It is thus inexplicable why so many researchers have appeared to embrace the existence of these psychological components. Such speculation may encourage doctors and others to view HG as essentially a psychosomatic condition, which is a disturbing prospect. One recent HG patient told me she received little sympathy from either her employer or her doctor, who said that her condition was "mainly from the neck up."
Certain studies have rejected outright any major psychological component to HG and have convincingly backed up their reasoning with data.5, 16 For example, "It has been suggested that pregnancy vomiting is psychosomatic in origin and represents subconscious oral rejection of the fetus. If this were so it would seem likely that the condition should be commoner in single than in married women, since single women will generally have greater reasons for rejecting pregnancy.... symptoms were actually somewhat less common in single than in married women, and although the difference is not statistically significant ... there is certainly no evidence to support the psychosomatic hypothesis." 5
By all accounts it is important for a doctor to provide reassurance. "The obstetrician should offer the patient emotional support and reassure her about the generally excellent prognosis." 11
While the relation between most psychological factors and HG appears to be unfounded, there is some case-study evidence suggesting that dietary behavior may play a role. A risk factor for HG seems to be an "unsuitable diet, with large and infrequent meals." 12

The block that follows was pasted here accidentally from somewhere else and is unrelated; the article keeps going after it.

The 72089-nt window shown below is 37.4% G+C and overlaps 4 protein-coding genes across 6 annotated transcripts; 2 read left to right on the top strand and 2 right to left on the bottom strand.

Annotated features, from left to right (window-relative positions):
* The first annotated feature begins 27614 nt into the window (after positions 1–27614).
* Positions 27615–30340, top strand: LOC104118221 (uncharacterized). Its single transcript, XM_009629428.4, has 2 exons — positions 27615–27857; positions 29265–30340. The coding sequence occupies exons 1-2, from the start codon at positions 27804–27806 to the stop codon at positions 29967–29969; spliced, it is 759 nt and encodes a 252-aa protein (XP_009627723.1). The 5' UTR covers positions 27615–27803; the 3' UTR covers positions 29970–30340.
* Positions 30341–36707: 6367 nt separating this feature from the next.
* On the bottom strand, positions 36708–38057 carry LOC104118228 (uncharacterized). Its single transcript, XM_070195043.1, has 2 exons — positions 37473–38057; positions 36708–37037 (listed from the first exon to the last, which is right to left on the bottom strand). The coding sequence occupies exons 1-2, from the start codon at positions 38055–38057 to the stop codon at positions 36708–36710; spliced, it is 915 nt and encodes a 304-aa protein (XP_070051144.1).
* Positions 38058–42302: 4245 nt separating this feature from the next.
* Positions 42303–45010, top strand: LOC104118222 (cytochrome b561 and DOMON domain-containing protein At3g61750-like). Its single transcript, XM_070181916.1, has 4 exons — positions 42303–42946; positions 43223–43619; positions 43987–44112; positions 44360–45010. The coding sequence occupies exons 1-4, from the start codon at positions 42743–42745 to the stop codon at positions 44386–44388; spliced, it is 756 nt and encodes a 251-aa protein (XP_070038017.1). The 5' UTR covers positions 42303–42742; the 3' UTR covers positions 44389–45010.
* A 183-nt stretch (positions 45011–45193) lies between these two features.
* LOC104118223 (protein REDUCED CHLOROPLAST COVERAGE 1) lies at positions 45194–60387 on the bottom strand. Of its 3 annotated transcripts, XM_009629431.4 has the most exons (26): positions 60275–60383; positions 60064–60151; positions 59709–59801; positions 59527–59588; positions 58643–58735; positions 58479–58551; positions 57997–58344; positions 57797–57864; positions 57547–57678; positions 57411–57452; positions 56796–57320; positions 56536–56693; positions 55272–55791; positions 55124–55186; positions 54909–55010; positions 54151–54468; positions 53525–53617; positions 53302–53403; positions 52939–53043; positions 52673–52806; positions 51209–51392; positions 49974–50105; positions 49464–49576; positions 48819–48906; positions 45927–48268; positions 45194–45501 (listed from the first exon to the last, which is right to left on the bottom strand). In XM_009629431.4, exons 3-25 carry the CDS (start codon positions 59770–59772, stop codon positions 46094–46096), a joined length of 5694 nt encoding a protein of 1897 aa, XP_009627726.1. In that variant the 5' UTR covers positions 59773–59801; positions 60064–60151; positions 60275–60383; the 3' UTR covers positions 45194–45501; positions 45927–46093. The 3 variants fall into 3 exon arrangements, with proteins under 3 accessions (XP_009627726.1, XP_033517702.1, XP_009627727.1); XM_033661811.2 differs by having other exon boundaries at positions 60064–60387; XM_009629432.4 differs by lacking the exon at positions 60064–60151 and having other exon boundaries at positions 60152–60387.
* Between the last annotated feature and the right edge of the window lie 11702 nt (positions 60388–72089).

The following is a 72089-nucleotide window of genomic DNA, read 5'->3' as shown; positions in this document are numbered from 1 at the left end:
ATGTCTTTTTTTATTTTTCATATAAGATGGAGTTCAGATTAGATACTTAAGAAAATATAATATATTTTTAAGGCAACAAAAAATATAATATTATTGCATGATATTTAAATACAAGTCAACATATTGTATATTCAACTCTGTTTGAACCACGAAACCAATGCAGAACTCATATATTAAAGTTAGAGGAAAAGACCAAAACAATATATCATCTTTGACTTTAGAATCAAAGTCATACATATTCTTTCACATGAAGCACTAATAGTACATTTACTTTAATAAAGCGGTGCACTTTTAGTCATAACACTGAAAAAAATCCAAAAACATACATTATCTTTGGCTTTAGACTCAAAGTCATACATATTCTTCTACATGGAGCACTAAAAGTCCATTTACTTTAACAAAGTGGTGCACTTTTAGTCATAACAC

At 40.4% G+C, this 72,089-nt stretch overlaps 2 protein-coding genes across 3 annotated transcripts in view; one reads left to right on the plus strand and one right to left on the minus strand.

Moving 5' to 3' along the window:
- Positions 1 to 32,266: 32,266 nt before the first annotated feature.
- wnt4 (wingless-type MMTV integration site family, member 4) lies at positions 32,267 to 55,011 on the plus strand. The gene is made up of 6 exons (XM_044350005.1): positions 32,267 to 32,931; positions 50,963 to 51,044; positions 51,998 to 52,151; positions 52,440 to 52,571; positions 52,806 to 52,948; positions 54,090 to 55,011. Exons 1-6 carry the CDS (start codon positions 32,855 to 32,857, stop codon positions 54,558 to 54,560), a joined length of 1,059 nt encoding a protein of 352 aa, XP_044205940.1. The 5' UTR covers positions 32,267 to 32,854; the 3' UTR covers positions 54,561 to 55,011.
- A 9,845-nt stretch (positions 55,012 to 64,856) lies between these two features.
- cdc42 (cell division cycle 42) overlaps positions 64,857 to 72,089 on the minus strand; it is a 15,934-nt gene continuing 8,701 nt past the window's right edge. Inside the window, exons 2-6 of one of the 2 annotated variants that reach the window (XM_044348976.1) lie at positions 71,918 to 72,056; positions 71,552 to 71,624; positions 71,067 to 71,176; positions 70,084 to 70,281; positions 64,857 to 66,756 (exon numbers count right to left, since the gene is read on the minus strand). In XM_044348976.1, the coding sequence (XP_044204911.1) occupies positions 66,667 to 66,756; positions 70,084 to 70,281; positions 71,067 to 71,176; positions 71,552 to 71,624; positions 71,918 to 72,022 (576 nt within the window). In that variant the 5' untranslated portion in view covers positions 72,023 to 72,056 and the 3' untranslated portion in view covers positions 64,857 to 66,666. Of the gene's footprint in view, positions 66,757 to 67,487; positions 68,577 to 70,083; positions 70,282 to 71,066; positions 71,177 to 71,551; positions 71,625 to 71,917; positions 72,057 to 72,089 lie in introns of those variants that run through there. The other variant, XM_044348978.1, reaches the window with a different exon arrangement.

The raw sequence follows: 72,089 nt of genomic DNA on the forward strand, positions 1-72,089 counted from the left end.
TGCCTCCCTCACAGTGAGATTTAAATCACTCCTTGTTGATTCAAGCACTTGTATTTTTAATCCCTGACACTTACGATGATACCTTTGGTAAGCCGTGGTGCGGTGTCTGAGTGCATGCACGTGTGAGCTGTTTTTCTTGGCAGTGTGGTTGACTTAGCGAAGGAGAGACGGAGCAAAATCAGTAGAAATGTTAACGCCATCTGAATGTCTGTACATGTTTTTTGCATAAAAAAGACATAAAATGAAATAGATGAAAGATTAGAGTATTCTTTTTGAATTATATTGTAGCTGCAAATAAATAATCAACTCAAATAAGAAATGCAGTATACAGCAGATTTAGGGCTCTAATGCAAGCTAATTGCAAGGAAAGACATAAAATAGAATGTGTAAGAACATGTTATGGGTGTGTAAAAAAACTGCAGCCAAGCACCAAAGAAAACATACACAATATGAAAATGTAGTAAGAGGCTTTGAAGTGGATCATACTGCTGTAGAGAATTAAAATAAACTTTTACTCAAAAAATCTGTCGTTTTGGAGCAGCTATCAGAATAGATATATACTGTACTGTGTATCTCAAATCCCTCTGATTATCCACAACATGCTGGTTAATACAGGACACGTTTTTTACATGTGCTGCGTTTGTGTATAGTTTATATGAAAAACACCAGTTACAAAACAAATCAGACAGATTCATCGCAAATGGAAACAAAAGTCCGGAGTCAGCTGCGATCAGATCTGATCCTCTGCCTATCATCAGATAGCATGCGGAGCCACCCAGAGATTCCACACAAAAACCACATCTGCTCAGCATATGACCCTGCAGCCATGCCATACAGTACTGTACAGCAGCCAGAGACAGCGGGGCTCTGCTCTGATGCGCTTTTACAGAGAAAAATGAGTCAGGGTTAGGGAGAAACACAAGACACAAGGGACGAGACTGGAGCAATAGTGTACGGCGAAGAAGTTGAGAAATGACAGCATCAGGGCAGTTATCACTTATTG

In the 18th century, HG was thought to be caused by a "fullness of the vessels of the uterus" and was treated by "bleeding."11 Today the standard and vastly successful treatment is immediate correction of fluid and electrolyte deficits and of acidosis and alkalosis. 3, 11, 21,25 Associated conditions of multiple gestations and hydatidiform mole should be ruled out. 3 Before dehydration is corrected and vomiting subsides, nothing should be given by mouth.3, 11 Then small, frequent feedings, gradually advancing from liquids to solids, can be attempted as tolerated.3 "Time-honored, conservative treatment with small carbohydrate meals and avoidance of greasy foods is useful." 11 If the patient has had prolonged hyperemesis, parenteral vitamins should be administered, especially vitamins B6, C and K.3, 11, 17, 20, 26
The safety of anti-emetic drugs is questionable, especially during the first ten weeks of pregnancy.3 Usually these are given only when necessary, and then at small doses one at a time, until one is found which is effective enough that liquid feedings may resume. 3 "Drug therapy, as such, is unimportant and the main therapeutic concern should be the correction of fluid, electrolyte and acid base imbalances."6 "Drugs should be used during pregnancy only when absolutely necessary." 3 The overall incidence of major malformations in the general population is between 1 percent and 3 percent, and drug exposure accounts for a similar percentage of birth defects.3 Vitamin B6 seems to be the safest anti-emetic, but its efficacy is rather limited. 3, 24